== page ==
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          A conversation with Sarah Franjoine

          Gillian Seaman

          Issue date: 4/9/10 Section: News
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          Sarah Franjoine is the undergraduate co-chair for Case Western Reserve University's 2010 Relay For Life and has participated in the event since her sophomore year.
          Sarah Franjoine is the undergraduate co-chair for Case Western Reserve University's 2010 Relay For Life and has participated in the event since her sophomore year.
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          Sarah Franjoine is a senior chemistry and psychology double major with a biology minor from Buffalo, New York. She is the undergraduate co-chair for Case Western Reserve University's 2010 Relay For Life.

          Gillian Seaman: Could you explain to me what your role is currently for Relay For Life?

          Sarah Franjoine: I'm the undergraduate co-chair. So I basically supervise, monitor, support, and pick up the slack for my committee. I personally supervise three of the different committees. I help them when they need help, and I give advice. I sit on the logistics committee so I make sure all the electricity and sound on stage is going to happen. I'm part of the steering committee, which is me, the event chair Lora Doleh, the alumni co-chair Alex Hamberger, and our advisor, Colleen Barker-Williamson. We talk about everything that needs to happen and make sure that everyone in our committee is following through and making everything happen. It's a supervisory role.

          GS: In light of current economic circumstances has Relay's goal changed at all?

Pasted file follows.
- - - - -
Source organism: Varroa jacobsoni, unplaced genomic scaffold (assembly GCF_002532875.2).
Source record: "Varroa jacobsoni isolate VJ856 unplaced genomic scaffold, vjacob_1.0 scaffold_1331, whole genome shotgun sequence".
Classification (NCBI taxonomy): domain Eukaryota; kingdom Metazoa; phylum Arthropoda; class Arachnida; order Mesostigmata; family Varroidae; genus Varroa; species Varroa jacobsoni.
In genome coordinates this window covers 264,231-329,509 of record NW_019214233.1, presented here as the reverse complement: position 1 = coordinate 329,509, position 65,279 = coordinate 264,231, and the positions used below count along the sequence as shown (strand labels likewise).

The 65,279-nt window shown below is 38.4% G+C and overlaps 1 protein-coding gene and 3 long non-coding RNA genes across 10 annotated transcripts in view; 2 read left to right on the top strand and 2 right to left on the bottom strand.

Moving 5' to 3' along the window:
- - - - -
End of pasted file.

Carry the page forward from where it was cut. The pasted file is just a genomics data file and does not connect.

SF: Our goal hasn't changed. We considered [changing it]. But we realized the point of having a goal is to have something to reach for. If you can just change your goal, then there's really no point in having a goal. We've kept our goal at $85,000. There has been some difficulty. I'm not sure if we're a little bit behind at this point. But we just broke the $30,000 mark today. So I'm very happy with that. I'm pretty confident we should get pretty near our goal. Our Relay is different from other Relays in that we raise a lot of our money at our Relay. Most community relays don't raise money at their physical events. Most of their money is raised beforehand. We are very different, we might go in with only $50,000 dollars but we may raise a ton of money, like $30,000 at our Relay.
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          In This Issue


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          • Have you heard about The Confused Greenies
          • Relay For Life hoping for success as event begins today
          • Undergraduate Student Government inaugurations bring new faces, new initiatives


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          • Howe's love of game grows
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          • Spartan Spotlight: Jon Edmunds
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          • Spartans go 2-2 against Wolverines, Lords
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          • Whalen auditions for Browns, Mangini
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          • City boasts unusual outdoor spaces for observing Cleveland in springtime
          • Editorial: Although meal plan policy remains unchanged, policy seems fundamentally flawed
          • Letters to the editor: Greek Life opportunities
          • Political leaders are ill-equipped to decide when wars are "just"
          • Sticks and stones: bullying still hurts, but can be stopped with just one word
          • What's your favorite flower?


          • August: Osage County astonishes audiences
          • International Conference on Narrative successful and engaging
          • Just a Perfect Day
          • Pokémon returns to Nintendo DS with best games in years
          • Rompers: this season's divisive trend
          • Safety First
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